The voluntary deadline for implementing the new rules was originally 2015, but the date was repeatedly pushed back. It took seven years for the rules to be implemented in full by the fastest countries to do so (for instance, Argentina). In the meantime, in 2017, a reform to Basel III was published, which was due to take effect this year. Both the EU and the US are now targeting an implementation date of reformed Basel III rules by January 1, 2025.iii

In terms of an implementation roadmap, for climate-linked capital requirements we are now at the consultation paper stage, the stage at which we were in 2009 for Basel III rules implementation. Assuming a faster but nonetheless realistic implementation timeline, it is not before the mid-2030s that any climate-related requirements are likely to be broadly implemented. Let’s hope it is not too late.

Why is nature not included?

Planet Tracker believes that excluding nature is a significant oversight, for at least two reasons. The first is that nature and climate are inextricably linked – for instance, and at the risk of extreme oversimplification, via photosynthesis (the process by which terrestrial plants and phytoplankton combine water and carbon dioxide to form carbohydrates and give off oxygen).

The second is that every single economic activity is dependent on and impacts nature and climate, simply because they require humans who in turn require food, which relies on and impacts nature and climate. The commonly cited WEF report that about half of GDP is dependent on nature actually stated that such economic value is ‘moderately or highly dependent on nature’. The whole economy is dependent on nature, to varying degrees.

So why the oversight? The most likely answer for this ‘biocrastination’ is that nature risks are challenging to measure and their inclusion could go against the spirit of Basel III rules, which de facto assume that large, established companies (including agricultural companies or oil companies) are less risky than start-ups (including those working to decarbonise or restore nature) – when environmental impacts are omitted.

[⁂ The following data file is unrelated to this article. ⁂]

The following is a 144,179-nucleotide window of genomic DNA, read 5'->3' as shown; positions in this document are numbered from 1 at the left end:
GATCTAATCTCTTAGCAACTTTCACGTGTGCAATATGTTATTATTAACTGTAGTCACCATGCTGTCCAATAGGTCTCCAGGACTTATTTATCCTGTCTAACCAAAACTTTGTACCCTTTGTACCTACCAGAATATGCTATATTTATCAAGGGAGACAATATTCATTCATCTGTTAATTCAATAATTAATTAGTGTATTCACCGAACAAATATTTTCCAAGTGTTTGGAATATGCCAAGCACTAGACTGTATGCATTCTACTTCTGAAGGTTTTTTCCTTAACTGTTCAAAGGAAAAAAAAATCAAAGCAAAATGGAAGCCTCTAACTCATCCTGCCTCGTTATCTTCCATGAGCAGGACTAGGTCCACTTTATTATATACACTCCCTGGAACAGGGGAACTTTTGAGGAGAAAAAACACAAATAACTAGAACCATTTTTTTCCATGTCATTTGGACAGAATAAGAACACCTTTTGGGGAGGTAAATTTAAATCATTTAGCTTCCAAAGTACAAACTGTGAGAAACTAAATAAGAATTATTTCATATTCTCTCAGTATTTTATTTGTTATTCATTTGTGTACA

How to include nature in Basel rules

To change this, one could envisage a scoring system of every economic activity, mimicking the concept of RWA but from a nature and climate perspective by applying penalising factors. Let’s call it ‘Environmental Risk Weighted Assets’ (ERWA).

  1. The dirtier activities (those with the most negative impact on nature such as coal or deforestation) would be assigned a punishing ‘capital’ requirement, whilst cleaner projects (e.g. electric transport) would be assigned a lower ratio. Importantly, restorative projects would be assigned a negative ratio (i.e. would be positive in terms of ‘capital’ requirements).
  1. Standard ERWA weightings would be calculated for each type of activity.
  1. Once ERWAs are calculated and the relative weightings for each of them decided, a bank would be required to assign capital accordingly.

This would effectively penalise banks for lending/investing in environmentally-damaging projects and accelerate the scaling of truly green projects: given their lower capital requirements, they could be offered at lower interest rates.

That hierarchy in capital requirements and returns would then trickle down the financial system as it would make the financing of the ‘dirtier’/cleaner activities costlier/cheaper, and therefore raise/lower the cost of their capital and ultimately their cost of operating.